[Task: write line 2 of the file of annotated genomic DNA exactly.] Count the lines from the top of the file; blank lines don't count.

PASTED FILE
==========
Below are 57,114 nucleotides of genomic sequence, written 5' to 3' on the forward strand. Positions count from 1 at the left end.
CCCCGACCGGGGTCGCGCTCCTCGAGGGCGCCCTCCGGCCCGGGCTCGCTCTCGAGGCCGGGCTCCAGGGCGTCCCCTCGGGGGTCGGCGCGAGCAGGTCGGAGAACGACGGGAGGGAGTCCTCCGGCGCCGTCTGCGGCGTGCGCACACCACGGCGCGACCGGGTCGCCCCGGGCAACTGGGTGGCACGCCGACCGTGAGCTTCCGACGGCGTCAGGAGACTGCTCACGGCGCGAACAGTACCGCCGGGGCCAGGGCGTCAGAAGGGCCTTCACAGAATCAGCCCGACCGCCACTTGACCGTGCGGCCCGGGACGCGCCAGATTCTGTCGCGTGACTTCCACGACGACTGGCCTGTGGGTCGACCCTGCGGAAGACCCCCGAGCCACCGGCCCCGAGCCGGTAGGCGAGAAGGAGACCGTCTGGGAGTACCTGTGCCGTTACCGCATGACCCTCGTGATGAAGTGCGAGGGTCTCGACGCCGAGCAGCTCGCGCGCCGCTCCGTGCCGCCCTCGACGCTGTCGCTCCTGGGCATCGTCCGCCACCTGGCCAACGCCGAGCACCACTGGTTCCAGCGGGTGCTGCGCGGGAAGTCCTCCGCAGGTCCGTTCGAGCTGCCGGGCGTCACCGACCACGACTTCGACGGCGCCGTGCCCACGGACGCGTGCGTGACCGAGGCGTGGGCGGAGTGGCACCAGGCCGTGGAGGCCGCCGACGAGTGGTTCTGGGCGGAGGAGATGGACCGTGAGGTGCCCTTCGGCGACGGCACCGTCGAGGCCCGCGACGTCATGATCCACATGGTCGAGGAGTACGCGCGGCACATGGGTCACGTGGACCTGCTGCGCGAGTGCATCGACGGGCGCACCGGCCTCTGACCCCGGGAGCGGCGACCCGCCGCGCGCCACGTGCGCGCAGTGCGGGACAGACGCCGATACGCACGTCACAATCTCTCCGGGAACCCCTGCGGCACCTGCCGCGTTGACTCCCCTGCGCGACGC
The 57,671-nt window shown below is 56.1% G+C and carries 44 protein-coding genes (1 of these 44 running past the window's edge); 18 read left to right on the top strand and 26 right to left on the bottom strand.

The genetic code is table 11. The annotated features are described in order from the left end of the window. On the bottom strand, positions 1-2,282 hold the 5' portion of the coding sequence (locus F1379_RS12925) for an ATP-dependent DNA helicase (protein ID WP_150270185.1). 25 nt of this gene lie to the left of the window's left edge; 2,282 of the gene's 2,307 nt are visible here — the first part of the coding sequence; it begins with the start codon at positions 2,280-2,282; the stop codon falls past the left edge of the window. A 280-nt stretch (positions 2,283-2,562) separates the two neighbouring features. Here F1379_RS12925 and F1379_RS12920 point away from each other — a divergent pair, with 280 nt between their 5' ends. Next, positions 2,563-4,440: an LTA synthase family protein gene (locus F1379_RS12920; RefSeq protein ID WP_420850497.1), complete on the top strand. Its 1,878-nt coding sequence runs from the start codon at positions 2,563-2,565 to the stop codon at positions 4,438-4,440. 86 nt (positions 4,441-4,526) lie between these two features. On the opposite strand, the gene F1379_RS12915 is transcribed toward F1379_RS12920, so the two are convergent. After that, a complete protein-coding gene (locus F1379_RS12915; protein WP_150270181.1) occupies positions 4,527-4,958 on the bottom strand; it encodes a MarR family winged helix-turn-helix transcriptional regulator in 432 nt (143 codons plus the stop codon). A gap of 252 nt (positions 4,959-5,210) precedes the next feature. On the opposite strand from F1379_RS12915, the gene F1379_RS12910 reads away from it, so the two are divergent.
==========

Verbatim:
CCCCGACCGGGGTCGCGCTCCTCGAGGGCGCCCTCCGGCCCGGGCTCGCTCTCGAGGCCGGGCTCCAGGGCGTCCCCTCGGGGGTCGGCGCGAGCAGGTCGGAGAACGACGGGAGGGAGTCCTCCGGCGCCGTCTGCGGCGTGCGCACACCACGGCGCGACCGGGTCGCCCCGGGCAACTGGGTGGCACGCCGACCGTGAGCTTCCGACGGCGTCAGGAGACTGCTCACGGCGCGAACAGTACCGCCGGGGCCAGGGCGTCAGAAGGGCCTTCACAGAATCAGCCCGACCGCCACTTGACCGTGCGGCCCGGGACGCGCCAGATTCTGTCGCGTGACTTCCACGACGACTGGCCTGTGGGTCGACCCTGCGGAAGACCCCCGAGCCACCGGCCCCGAGCCGGTAGGCGAGAAGGAGACCGTCTGGGAGTACCTGTGCCGTTACCGCATGACCCTCGTGATGAAGTGCGAGGGTCTCGACGCCGAGCAGCTCGCGCGCCGCTCCGTGCCGCCCTCGACGCTGTCGCTCCTGGGCATCGTCCGCCACCTGGCCAACGCCGAGCACCACTGGTTCCAGCGGGTGCTGCGCGGGAAGTCCTCCGCAGGTCCGTTCGAGCTGCCGGGCGTCACCGACCACGACTTCGACGGCGCCGTGCCCACGGACGCGTGCGTGACCGAGGCGTGGGCGGAGTGGCACCAGGCCGTGGAGGCCGCCGACGAGTGGTTCTGGGCGGAGGAGATGGACCGTGAGGTGCCCTTCGGCGACGGCACCGTCGAGGCCCGCGACGTCATGATCCACATGGTCGAGGAGTACGCGCGGCACATGGGTCACGTGGACCTGCTGCGCGAGTGCATCGACGGGCGCACCGGCCTCTGACCCCGGGAGCGGCGACCCGCCGCGCGCCACGTGCGCGCAGTGCGGGACAGACGCCGATACGCACGTCACAATCTCTCCGGGAACCCCTGCGGCACCTGCCGCGTTGACTCCCCTGCGCGACGC